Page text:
Traditionally residential property acquired for investment has been held personally. But now investors are considering investment through a company, due to the financial benefits this approach can bring. These include:
Reduced tax on rents
Rents (after expenses) are taxed at 19%. If the property is held personally, tax can be charged up to 45%.
If gearing is involved, full tax relief is obtained for interest paid, whereas individuals will only be able to claim relief at 20% from April 2020, even if they are a higher rate taxpayer.
Recoup initial investment
The company can be funded by lending the initial capital in, which provides the opportunity to draw monies out of the company by repayment of this initial capital.
Here’s an example based on a highest rate tax-payer:
That’s quite a difference!
And there is more!
Using a company structure gives the opportunity to introduce further tax planning. For example:
- You can have different classes of shares in the company, enabling the senior generation to keep control of the company whilst being able to pay dividends to family members who may have personal allowances available, or lower tax bands.
- Additionally, the increase in capital value of the company can accrue to the junior generation – to the extent this is wanted – providing inheritance tax savings in the longer term. And if the senior generation at any point no longer needs to draw funds from the company, they could give away their loans – providing further inheritance tax savings if the gift is survived by 7 years.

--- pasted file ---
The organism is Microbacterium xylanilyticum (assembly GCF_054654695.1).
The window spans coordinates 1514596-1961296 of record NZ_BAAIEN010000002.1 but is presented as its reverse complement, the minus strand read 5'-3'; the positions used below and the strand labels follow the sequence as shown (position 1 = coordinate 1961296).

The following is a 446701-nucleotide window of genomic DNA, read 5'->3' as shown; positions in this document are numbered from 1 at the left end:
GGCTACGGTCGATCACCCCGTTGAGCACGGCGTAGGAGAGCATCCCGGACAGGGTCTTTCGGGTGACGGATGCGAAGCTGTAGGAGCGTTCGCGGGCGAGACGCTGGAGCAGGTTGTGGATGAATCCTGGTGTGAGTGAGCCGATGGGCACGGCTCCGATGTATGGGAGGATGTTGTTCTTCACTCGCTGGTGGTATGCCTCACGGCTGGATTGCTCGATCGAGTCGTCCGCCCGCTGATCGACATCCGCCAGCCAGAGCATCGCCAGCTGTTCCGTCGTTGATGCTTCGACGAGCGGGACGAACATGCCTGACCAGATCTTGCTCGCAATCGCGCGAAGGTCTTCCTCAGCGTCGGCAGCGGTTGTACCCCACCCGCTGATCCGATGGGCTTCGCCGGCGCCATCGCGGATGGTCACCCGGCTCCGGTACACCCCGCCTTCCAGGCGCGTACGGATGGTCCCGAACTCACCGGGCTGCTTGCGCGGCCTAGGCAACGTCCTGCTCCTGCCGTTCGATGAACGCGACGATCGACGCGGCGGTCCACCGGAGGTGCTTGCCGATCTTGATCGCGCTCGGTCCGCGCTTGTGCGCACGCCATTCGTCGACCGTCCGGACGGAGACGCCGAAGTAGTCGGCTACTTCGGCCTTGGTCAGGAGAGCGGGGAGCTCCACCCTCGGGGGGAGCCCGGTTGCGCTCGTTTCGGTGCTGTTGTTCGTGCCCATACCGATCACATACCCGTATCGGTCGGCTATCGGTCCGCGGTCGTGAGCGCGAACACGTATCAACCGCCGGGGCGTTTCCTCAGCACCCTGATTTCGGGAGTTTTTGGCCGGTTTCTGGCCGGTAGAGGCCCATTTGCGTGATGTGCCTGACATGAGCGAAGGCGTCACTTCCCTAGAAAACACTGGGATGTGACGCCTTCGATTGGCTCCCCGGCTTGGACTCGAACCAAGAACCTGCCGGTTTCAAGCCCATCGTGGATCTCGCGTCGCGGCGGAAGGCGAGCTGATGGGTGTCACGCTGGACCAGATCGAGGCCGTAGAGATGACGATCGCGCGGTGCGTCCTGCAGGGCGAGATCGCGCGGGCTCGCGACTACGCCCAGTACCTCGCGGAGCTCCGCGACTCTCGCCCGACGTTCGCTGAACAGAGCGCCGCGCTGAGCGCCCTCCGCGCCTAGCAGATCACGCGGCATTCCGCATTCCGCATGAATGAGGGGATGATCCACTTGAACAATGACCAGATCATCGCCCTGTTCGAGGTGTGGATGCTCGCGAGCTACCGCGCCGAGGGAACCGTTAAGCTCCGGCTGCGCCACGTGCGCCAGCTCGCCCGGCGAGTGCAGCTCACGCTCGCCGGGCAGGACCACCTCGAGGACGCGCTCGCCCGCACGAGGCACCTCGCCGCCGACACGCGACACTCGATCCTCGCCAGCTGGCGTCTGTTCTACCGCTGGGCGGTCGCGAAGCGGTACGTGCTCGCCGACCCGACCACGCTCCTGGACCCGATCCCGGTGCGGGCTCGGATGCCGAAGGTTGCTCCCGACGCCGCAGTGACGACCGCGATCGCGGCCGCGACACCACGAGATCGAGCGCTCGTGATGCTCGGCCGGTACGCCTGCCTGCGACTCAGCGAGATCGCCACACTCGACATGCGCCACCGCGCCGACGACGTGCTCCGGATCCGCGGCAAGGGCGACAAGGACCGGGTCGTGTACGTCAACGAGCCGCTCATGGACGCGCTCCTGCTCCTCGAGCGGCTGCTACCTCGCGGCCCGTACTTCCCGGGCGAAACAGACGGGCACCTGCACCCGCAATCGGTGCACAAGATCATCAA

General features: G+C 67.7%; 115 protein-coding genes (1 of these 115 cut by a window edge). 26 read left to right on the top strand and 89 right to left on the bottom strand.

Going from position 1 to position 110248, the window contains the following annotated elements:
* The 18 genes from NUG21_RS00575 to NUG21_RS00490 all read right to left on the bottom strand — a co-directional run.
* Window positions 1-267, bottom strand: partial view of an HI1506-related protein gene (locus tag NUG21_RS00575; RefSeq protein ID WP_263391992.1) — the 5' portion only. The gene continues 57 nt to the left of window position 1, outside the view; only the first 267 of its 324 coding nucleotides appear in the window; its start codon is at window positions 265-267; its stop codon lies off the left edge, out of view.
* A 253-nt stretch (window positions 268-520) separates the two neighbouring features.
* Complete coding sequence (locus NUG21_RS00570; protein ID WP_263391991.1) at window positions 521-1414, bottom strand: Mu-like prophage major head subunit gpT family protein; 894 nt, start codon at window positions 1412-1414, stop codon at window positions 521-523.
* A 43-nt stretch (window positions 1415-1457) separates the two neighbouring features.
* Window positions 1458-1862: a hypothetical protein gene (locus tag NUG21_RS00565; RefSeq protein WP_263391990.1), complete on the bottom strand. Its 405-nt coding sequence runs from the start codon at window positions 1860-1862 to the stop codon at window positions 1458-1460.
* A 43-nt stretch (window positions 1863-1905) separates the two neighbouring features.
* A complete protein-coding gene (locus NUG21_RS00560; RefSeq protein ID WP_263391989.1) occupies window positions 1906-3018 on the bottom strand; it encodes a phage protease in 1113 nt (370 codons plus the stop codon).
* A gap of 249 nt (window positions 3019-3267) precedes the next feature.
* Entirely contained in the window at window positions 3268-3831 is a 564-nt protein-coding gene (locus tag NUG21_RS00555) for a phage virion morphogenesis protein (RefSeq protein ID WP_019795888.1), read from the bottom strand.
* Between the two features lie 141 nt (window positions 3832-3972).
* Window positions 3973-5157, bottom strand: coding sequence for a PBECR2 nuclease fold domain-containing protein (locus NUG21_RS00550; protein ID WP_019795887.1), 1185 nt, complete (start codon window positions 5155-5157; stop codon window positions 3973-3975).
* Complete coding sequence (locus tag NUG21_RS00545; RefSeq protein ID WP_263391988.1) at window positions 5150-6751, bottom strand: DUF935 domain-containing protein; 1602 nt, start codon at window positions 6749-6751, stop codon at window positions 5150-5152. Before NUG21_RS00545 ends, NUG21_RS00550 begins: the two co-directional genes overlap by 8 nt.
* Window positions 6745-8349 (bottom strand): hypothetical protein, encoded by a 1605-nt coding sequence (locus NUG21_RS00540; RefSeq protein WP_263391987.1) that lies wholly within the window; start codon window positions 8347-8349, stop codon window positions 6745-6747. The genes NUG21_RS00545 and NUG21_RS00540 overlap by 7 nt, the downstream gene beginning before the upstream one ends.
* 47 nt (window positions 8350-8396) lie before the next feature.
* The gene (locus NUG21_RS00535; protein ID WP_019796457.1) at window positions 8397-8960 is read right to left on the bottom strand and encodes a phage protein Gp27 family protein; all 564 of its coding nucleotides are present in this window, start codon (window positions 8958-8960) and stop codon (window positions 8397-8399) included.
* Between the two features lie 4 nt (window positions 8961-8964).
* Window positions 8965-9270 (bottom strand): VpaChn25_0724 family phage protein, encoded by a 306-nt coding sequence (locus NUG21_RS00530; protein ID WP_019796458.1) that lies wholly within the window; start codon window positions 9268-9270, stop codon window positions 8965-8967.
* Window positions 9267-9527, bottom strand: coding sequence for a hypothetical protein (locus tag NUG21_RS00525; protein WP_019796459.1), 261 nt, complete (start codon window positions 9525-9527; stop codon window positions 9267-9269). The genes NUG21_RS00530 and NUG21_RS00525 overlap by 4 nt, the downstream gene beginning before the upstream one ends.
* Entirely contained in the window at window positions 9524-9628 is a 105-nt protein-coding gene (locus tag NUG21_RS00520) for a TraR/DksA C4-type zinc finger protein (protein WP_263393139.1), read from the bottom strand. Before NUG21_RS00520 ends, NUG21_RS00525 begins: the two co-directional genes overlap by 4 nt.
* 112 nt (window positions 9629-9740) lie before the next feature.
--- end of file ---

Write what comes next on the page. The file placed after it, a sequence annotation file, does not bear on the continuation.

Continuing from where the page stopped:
Is the corporate route right for me?
This route can bring many tax benefits, however if you are planning on receiving all the income from the company to live on, there may be drawbacks. In this scenario, the initial capital put in will all be repaid at some point, and personal tax rates would come into play when income is drawn out. The corporate route may not be ideal for all. Also, there will be additional costs in running a company, but these will not be significant in the light of the tax savings possible.
Some clients are even considering incorporating their existing property portfolios; this is not always possible without incurring significant capital gains tax and stamp duty land tax liabilities, but in some situations it can be done.
Needless to say there are numerous points of detail to consider in setting up a corporate structure. Why not chat to us today to discuss the possibilities.
Contact Simon Linley on 01892 546546 or email@example.com